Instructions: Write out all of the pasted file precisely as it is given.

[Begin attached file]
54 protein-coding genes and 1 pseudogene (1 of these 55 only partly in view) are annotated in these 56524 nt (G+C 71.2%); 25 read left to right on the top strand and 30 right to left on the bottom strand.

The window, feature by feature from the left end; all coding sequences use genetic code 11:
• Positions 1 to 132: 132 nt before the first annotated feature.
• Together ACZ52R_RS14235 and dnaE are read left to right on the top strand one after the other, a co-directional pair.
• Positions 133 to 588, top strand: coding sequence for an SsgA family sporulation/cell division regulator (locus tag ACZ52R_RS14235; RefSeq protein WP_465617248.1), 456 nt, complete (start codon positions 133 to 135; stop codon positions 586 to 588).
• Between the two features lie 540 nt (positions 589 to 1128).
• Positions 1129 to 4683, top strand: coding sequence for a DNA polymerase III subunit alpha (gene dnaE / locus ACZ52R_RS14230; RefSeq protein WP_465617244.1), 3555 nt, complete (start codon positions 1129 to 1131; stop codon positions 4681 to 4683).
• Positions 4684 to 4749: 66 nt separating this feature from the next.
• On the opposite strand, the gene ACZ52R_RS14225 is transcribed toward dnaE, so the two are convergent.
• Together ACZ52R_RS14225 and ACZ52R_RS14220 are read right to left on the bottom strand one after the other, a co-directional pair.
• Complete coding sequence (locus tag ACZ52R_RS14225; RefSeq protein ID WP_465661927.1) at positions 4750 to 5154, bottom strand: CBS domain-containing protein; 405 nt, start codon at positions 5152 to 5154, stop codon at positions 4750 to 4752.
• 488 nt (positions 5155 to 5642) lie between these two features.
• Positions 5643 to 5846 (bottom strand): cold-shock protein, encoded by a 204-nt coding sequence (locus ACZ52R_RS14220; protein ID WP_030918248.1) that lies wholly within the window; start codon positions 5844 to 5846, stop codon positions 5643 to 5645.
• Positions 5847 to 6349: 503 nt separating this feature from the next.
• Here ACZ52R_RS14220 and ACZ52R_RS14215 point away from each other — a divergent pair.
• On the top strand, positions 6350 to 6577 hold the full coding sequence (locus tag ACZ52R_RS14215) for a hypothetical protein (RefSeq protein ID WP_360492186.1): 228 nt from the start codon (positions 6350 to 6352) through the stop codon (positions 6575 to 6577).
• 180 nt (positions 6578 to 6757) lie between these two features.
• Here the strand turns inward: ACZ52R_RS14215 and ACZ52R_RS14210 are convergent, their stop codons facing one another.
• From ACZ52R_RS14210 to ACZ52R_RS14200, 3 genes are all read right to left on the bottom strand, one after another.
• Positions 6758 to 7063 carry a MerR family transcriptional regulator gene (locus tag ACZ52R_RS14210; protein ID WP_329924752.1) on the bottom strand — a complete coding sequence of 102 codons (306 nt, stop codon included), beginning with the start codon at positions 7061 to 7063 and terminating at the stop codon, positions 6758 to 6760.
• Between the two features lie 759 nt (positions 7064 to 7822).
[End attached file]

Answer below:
54 protein-coding genes and 1 pseudogene (1 of these 55 only partly in view) are annotated in these 56524 nt (G+C 71.2%); 25 read left to right on the top strand and 30 right to left on the bottom strand.

The window, feature by feature from the left end; all coding sequences use genetic code 11:
• Positions 1 to 132: 132 nt before the first annotated feature.
• Together ACZ52R_RS14235 and dnaE are read left to right on the top strand one after the other, a co-directional pair.
• Positions 133 to 588, top strand: coding sequence for an SsgA family sporulation/cell division regulator (locus tag ACZ52R_RS14235; RefSeq protein WP_465617248.1), 456 nt, complete (start codon positions 133 to 135; stop codon positions 586 to 588).
• Between the two features lie 540 nt (positions 589 to 1128).
• Positions 1129 to 4683, top strand: coding sequence for a DNA polymerase III subunit alpha (gene dnaE / locus ACZ52R_RS14230; RefSeq protein WP_465617244.1), 3555 nt, complete (start codon positions 1129 to 1131; stop codon positions 4681 to 4683).
• Positions 4684 to 4749: 66 nt separating this feature from the next.
• On the opposite strand, the gene ACZ52R_RS14225 is transcribed toward dnaE, so the two are convergent.
• Together ACZ52R_RS14225 and ACZ52R_RS14220 are read right to left on the bottom strand one after the other, a co-directional pair.
• Complete coding sequence (locus tag ACZ52R_RS14225; RefSeq protein ID WP_465661927.1) at positions 4750 to 5154, bottom strand: CBS domain-containing protein; 405 nt, start codon at positions 5152 to 5154, stop codon at positions 4750 to 4752.
• 488 nt (positions 5155 to 5642) lie between these two features.
• Positions 5643 to 5846 (bottom strand): cold-shock protein, encoded by a 204-nt coding sequence (locus ACZ52R_RS14220; protein ID WP_030918248.1) that lies wholly within the window; start codon positions 5844 to 5846, stop codon positions 5643 to 5645.
• Positions 5847 to 6349: 503 nt separating this feature from the next.
• Here ACZ52R_RS14220 and ACZ52R_RS14215 point away from each other — a divergent pair.
• On the top strand, positions 6350 to 6577 hold the full coding sequence (locus tag ACZ52R_RS14215) for a hypothetical protein (RefSeq protein ID WP_360492186.1): 228 nt from the start codon (positions 6350 to 6352) through the stop codon (positions 6575 to 6577).
• 180 nt (positions 6578 to 6757) lie between these two features.
• Here the strand turns inward: ACZ52R_RS14215 and ACZ52R_RS14210 are convergent, their stop codons facing one another.
• From ACZ52R_RS14210 to ACZ52R_RS14200, 3 genes are all read right to left on the bottom strand, one after another.
• Positions 6758 to 7063 carry a MerR family transcriptional regulator gene (locus tag ACZ52R_RS14210; protein ID WP_329924752.1) on the bottom strand — a complete coding sequence of 102 codons (306 nt, stop codon included), beginning with the start codon at positions 7061 to 7063 and terminating at the stop codon, positions 6758 to 6760.
• Between the two features lie 759 nt (positions 7064 to 7822).